Sprint Review: 2023 Mahindra Scorpio N

Our market is fit to burst with premium-this and premium-that products, mostly because they command a premium profit margin. Now the once-rustic brand Mahindra is reaching for these levels…

You should know: Mahindra can look back on a long line of no-frills, no-nonsense vehicles which are as affordable as they are uncool; in today’s shallow lifestyles. We certainly shouldn’t blame Mahindra for wanting a slice of the premium pie, especially if it’s only a small part of their sensible line-up.

What else? Their latest attempt at a large uni-body luxury SUV didn’t go that well in my books, as the new XUV700 has newbie flaws that are unforgivable at this price. The smaller but cheaper XUV300 has similar issues (or quirks, for Mahindra fans like me) but, considering the cheaper asking price, they are just as tolerable as those found in the thrifty Pik-Up.

Why you shouldn’t: Did someone say Pik-Up? What sets this Scorpio-N apart from its XUV siblings is that it uses an old-school ladder-frame chassis; like most bakkies do. This obviously has deficits in terms of road handling and weight, which modern motorists may notice when they’re carving up a wavy back-road.

Why you should: Where a body-on-frame construction shines is in terms of 4×4 ability, toughness and probable longevity. And as proven by Fortuner, Everest and Pajero Sport, it turns out that southern Africans happily put up with backwards tar manners in return for excellent off-road abilities, plus the novelty of a full estate body on a tough bakkie chassis.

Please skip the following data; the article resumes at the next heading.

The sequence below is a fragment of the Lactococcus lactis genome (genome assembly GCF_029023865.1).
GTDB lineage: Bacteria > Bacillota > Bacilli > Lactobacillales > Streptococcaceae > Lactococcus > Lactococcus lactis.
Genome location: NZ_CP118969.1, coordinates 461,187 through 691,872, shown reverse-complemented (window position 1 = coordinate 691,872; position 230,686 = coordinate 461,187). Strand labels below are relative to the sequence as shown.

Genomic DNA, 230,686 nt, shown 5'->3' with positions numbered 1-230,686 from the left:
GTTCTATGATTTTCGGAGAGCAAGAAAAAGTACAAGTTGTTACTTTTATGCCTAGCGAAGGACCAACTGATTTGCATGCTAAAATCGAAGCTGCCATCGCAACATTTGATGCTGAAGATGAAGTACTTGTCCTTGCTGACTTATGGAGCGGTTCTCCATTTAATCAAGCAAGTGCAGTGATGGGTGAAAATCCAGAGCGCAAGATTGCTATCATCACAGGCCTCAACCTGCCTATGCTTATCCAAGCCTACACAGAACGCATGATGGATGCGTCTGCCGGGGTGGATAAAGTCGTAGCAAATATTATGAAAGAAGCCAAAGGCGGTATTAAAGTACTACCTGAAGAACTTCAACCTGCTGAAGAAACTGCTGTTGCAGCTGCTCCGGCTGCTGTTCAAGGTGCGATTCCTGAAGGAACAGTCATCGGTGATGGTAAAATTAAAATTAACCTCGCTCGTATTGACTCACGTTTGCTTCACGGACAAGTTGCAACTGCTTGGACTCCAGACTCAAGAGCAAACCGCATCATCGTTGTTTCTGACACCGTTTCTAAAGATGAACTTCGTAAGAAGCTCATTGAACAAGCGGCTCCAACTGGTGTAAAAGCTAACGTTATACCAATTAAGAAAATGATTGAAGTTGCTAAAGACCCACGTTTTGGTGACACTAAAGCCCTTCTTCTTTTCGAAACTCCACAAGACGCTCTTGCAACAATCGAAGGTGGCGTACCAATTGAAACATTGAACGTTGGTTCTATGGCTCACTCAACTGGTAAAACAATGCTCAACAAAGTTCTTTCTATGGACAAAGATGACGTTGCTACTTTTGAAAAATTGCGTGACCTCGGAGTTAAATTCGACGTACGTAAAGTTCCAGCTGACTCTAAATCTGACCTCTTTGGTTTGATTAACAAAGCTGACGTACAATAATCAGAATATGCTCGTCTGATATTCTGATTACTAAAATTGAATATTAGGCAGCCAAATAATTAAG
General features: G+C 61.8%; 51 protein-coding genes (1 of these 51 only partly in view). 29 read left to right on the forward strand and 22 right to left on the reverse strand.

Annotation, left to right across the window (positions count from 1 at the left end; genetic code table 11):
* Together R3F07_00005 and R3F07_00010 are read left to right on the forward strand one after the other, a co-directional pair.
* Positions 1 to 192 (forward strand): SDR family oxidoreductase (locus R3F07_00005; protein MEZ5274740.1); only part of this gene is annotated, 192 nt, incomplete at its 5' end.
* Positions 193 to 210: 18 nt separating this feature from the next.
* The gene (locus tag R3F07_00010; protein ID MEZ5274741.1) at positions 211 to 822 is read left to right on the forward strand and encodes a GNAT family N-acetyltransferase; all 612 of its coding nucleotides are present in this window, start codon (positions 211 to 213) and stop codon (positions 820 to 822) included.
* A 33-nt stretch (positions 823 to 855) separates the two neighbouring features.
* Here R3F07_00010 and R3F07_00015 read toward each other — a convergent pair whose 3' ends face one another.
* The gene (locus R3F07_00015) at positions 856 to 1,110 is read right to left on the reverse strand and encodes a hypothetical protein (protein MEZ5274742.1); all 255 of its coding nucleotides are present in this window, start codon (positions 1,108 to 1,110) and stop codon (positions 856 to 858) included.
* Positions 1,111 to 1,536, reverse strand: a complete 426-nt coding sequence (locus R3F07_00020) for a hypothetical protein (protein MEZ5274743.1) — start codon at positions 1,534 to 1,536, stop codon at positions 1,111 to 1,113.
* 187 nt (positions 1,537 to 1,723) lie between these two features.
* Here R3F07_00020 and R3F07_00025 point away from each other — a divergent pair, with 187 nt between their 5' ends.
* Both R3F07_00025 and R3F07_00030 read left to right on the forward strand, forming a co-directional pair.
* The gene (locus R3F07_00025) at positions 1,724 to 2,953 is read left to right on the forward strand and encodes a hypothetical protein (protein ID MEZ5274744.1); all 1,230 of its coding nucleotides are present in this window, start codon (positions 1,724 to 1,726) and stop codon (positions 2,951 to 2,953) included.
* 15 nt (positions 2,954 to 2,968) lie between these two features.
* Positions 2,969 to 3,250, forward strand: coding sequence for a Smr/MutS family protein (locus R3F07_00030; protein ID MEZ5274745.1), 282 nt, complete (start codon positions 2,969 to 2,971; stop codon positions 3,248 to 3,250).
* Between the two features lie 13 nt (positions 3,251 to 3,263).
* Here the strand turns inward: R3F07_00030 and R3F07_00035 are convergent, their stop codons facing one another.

As with its rivals, that means you get an extra row of seats, plenty of head- and leg-room in most aisles, high driving position with decent visibility, chunky 255/60 tires on stylish 18-inch rims, plus the choice of two- or four-wheel drive (with terrain settings). All Scorpio-N’s in our market have a 2.2L turbo-diesel (129kW/400Nm) and 6-speed automatic.

More info: Our test vehicle was a white 4Xplore specimen with part-brown pleather interior. Not only did this lift the ambience of the snazzy cabin, it should also be excellent at repelling or hiding family whoopsies. Of course the quality isn’t on Volvo levels, but they most certainly measure up to Ford and company.

I encourage you to find out yourself, but you might be amazed to find a quirky infotainment system, lots of automated and powered features, plus a comprehensive driver information screen. The only things that disappointed a bit were its Sony-branded sound system and the comparably small (57L) fuel tank.

In summary: The new Mahindra Scorpio-N has decent looks, the right amount of space and features, plus it undercuts everyone at prices between R474,000 and R605,000. Included in each sale is a 5-year/150,000km warranty and 5-year/100,000km service plan.


Engine:2,179cc i-4 Turbo-diesel  
Transmission:6-speed Automatic, RWD/4WD
Max. Power:129kW @ 3,500rpm
Max. Torque:400Nm @ 1,750rpm
Avg. cons.:No claim
0-100km/h:11.38 seconds (no claim)
Top Speed:No claim
List Price:4WD From R570,000 (Dec. 2023)

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